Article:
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Google co-founder to test massive zeppelin-like airship with electric motors: 'Now we must show that this can reliably fly'

"It's been 10 years of blood, sweat, and tears."

"It's been 10 years of blood, sweat, and tears."

Photo Credit: LTA Research

A quick Google search for "Hindenburg" provides all you need to know about the unfortunate fate of the last great airship era. Imagery of the zeppelin disaster has permeated popular culture, often serving as a metaphor for unmitigated disasters.   

But Google co-founder Sergey Brin is working to change the narrative surrounding the unique flying machines, with the goal of combatting planet-warming air pollution. He intends to put his Pathfinder-1 airship in the sky for test flights in California by September, before Federal Aviation Administration licenses for the project expire, according to a report from Big Think. 

Brin feels that reviving airship tech can reduce the aviation sector's growing pollution burden, as well as aid "humanitarian efforts," per his startup, LTA (Lighter Than Air) Research. 

Unlike the ill-fated Hindenburg before it, Pathfinder will use nonflammable helium to provide lift instead of combustible hydrogen. In 1937, the 800-foot-long, German-made airship caught fire, killing 36 people as it was destroyed while landing in New Jersey. 

For Brin's airship, electric motors are planned to provide the propulsion to carry tons of cargo loads over hundreds of miles. 

"It's been 10 years of blood, sweat, and tears," LTA CEO Alan Weston said in a story on the news by TechCrunch. "Now we must show that this can reliably fly in real-world conditions. And we're going to do that."

Pathfinder is 400 feet long with a carbon-fiber skeleton and a light synthetic covering. The massive blimp-like contraption emerged from the hangar in November for the first time. While the tech has been upgraded, the overall outside appearance still resembles its early 20th-century predecessors.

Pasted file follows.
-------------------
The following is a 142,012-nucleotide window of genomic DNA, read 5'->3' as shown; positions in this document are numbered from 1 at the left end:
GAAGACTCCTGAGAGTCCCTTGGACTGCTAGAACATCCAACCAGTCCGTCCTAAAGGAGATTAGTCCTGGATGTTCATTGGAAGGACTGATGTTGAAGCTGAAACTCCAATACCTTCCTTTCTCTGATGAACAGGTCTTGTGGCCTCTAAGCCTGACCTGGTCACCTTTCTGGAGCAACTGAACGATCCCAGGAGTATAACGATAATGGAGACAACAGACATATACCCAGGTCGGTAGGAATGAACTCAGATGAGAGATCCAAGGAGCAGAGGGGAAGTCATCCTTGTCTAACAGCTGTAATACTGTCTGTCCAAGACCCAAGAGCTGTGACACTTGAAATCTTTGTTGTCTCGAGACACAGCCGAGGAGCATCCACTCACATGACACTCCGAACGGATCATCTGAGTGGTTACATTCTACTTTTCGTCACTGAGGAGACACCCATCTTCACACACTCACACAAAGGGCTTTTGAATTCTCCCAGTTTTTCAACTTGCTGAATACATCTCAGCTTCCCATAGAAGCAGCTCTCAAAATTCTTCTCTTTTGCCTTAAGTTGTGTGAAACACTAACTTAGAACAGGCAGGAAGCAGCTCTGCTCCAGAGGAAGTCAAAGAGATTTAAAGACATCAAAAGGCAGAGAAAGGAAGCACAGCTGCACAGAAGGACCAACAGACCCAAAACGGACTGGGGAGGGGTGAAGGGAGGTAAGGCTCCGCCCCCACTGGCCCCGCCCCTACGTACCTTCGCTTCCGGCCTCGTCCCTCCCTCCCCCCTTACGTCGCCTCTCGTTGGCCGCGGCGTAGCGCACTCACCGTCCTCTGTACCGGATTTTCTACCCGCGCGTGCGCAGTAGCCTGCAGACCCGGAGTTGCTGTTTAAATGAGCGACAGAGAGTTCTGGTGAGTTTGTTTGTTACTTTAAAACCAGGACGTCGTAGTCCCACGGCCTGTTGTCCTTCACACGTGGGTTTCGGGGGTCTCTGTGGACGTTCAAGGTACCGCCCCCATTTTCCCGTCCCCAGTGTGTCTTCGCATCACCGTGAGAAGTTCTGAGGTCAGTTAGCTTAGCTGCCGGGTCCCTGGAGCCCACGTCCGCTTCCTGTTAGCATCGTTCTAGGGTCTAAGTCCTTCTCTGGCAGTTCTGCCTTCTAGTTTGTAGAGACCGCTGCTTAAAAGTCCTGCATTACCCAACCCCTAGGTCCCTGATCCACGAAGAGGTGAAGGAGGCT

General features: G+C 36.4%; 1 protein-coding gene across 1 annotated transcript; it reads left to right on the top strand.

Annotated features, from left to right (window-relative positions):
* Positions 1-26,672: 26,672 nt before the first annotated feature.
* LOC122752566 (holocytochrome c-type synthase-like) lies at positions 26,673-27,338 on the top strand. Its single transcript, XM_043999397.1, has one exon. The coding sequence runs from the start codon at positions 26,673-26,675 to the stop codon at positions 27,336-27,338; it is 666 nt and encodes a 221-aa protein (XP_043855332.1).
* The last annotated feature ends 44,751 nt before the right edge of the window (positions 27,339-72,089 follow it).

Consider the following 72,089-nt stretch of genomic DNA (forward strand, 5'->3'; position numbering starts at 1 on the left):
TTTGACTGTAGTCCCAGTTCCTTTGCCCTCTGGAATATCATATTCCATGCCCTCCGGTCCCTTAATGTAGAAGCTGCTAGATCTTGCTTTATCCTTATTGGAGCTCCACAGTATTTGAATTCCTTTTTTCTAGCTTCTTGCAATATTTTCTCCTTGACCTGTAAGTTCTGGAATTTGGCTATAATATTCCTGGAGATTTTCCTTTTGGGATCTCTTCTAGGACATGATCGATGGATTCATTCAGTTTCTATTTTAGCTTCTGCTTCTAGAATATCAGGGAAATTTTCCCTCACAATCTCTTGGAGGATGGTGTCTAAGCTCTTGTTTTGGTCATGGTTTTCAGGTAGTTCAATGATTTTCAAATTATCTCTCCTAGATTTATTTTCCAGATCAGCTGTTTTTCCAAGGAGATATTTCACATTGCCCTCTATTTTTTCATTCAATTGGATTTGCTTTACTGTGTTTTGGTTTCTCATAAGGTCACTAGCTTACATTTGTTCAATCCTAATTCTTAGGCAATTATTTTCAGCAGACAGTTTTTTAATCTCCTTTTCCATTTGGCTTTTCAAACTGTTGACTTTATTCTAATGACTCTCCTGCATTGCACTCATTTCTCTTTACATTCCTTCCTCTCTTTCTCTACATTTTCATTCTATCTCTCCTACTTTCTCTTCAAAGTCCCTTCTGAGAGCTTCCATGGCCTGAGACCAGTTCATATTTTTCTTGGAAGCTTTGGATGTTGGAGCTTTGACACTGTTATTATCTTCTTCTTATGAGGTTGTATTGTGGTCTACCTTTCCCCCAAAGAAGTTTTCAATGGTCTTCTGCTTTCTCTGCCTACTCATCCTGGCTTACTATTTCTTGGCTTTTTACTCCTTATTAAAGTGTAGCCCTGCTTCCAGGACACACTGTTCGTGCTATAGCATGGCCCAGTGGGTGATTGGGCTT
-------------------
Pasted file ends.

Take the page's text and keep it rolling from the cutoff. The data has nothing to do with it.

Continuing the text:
"The innovations and the technologies that we're about to demonstrate have the potential to lay the foundation for a new industry," Weston told TechCrunch. 

The aviation sector generates about 2% of global air pollution. The International Energy Agency reports that the sector's exhaust output has grown faster "in recent decades" than shipping, rail, and road transportation. 

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Surprisingly, inventions from the (even ancient) past are helping us to transform our energy system with sustainable sources. Ships are using new versions of sails. Borrowing from Archimedes, mirrors in China are helping to catch energy from the sun. 

Now, Pathfinder is about to be put through its paces. TechCrunch reported that the hauler, larger than a Goodyear blimp, can travel at 75 miles per hour. 

If the airship can successfully carry cargo more cleanly, it would be a big benefit for public health. That's because eye irritation, breathing problems, and even lung cancer are among concerns caused by troublesome particulates that are often found in fossil-fouled air, per the CDC

The Pathfinder's creators hope to be part of the solution. 

"What excites me about what we've done so far is that we've shown to ourselves, and we hope to show to the rest of the world, that we can scale in size and productivity," Weston told TechCrunch. "And I believe in our potential to scale up again in the future."

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